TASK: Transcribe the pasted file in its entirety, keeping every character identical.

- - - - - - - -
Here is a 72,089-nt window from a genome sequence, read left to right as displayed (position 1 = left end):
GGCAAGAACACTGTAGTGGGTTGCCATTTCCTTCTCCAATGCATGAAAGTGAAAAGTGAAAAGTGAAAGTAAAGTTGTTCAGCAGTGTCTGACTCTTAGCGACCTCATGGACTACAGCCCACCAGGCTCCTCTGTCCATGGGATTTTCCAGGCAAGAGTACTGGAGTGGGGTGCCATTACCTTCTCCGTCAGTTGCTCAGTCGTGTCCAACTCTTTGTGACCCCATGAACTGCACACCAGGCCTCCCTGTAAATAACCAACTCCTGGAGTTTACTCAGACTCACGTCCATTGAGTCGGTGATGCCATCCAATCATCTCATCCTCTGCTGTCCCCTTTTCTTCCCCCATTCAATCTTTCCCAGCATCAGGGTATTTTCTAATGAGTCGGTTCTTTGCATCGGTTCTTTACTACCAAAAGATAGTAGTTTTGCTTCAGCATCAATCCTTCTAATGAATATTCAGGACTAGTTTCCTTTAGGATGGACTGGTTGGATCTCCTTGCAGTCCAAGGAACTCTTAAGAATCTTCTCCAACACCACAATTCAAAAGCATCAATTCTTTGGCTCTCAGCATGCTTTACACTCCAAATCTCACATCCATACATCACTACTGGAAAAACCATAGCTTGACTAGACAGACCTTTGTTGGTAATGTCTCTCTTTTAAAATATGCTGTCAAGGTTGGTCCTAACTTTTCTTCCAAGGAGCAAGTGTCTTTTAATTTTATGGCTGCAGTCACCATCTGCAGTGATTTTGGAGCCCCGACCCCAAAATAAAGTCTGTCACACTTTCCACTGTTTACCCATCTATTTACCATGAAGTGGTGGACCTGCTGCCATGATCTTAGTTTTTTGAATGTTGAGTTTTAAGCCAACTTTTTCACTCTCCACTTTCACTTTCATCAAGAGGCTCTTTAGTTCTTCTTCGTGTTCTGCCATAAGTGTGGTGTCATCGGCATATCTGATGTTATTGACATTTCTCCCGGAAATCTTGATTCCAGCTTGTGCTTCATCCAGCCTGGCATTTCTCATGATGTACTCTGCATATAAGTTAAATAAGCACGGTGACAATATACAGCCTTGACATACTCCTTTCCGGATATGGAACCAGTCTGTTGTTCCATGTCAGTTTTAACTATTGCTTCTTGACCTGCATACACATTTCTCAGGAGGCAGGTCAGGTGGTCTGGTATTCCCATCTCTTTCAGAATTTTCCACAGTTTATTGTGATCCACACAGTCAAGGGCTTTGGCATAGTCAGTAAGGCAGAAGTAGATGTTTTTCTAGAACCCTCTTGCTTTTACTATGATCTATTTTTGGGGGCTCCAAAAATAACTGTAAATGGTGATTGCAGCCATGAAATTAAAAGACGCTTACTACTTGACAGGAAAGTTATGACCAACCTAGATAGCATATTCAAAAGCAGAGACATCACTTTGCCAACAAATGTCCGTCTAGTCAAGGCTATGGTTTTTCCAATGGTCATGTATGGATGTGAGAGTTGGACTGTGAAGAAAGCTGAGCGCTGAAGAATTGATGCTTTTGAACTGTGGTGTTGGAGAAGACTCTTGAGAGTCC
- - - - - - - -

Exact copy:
Here is a 72,089-nt window from a genome sequence, read left to right as displayed (position 1 = left end):
GGCAAGAACACTGTAGTGGGTTGCCATTTCCTTCTCCAATGCATGAAAGTGAAAAGTGAAAAGTGAAAGTAAAGTTGTTCAGCAGTGTCTGACTCTTAGCGACCTCATGGACTACAGCCCACCAGGCTCCTCTGTCCATGGGATTTTCCAGGCAAGAGTACTGGAGTGGGGTGCCATTACCTTCTCCGTCAGTTGCTCAGTCGTGTCCAACTCTTTGTGACCCCATGAACTGCACACCAGGCCTCCCTGTAAATAACCAACTCCTGGAGTTTACTCAGACTCACGTCCATTGAGTCGGTGATGCCATCCAATCATCTCATCCTCTGCTGTCCCCTTTTCTTCCCCCATTCAATCTTTCCCAGCATCAGGGTATTTTCTAATGAGTCGGTTCTTTGCATCGGTTCTTTACTACCAAAAGATAGTAGTTTTGCTTCAGCATCAATCCTTCTAATGAATATTCAGGACTAGTTTCCTTTAGGATGGACTGGTTGGATCTCCTTGCAGTCCAAGGAACTCTTAAGAATCTTCTCCAACACCACAATTCAAAAGCATCAATTCTTTGGCTCTCAGCATGCTTTACACTCCAAATCTCACATCCATACATCACTACTGGAAAAACCATAGCTTGACTAGACAGACCTTTGTTGGTAATGTCTCTCTTTTAAAATATGCTGTCAAGGTTGGTCCTAACTTTTCTTCCAAGGAGCAAGTGTCTTTTAATTTTATGGCTGCAGTCACCATCTGCAGTGATTTTGGAGCCCCGACCCCAAAATAAAGTCTGTCACACTTTCCACTGTTTACCCATCTATTTACCATGAAGTGGTGGACCTGCTGCCATGATCTTAGTTTTTTGAATGTTGAGTTTTAAGCCAACTTTTTCACTCTCCACTTTCACTTTCATCAAGAGGCTCTTTAGTTCTTCTTCGTGTTCTGCCATAAGTGTGGTGTCATCGGCATATCTGATGTTATTGACATTTCTCCCGGAAATCTTGATTCCAGCTTGTGCTTCATCCAGCCTGGCATTTCTCATGATGTACTCTGCATATAAGTTAAATAAGCACGGTGACAATATACAGCCTTGACATACTCCTTTCCGGATATGGAACCAGTCTGTTGTTCCATGTCAGTTTTAACTATTGCTTCTTGACCTGCATACACATTTCTCAGGAGGCAGGTCAGGTGGTCTGGTATTCCCATCTCTTTCAGAATTTTCCACAGTTTATTGTGATCCACACAGTCAAGGGCTTTGGCATAGTCAGTAAGGCAGAAGTAGATGTTTTTCTAGAACCCTCTTGCTTTTACTATGATCTATTTTTGGGGGCTCCAAAAATAACTGTAAATGGTGATTGCAGCCATGAAATTAAAAGACGCTTACTACTTGACAGGAAAGTTATGACCAACCTAGATAGCATATTCAAAAGCAGAGACATCACTTTGCCAACAAATGTCCGTCTAGTCAAGGCTATGGTTTTTCCAATGGTCATGTATGGATGTGAGAGTTGGACTGTGAAGAAAGCTGAGCGCTGAAGAATTGATGCTTTTGAACTGTGGTGTTGGAGAAGACTCTTGAGAGTCC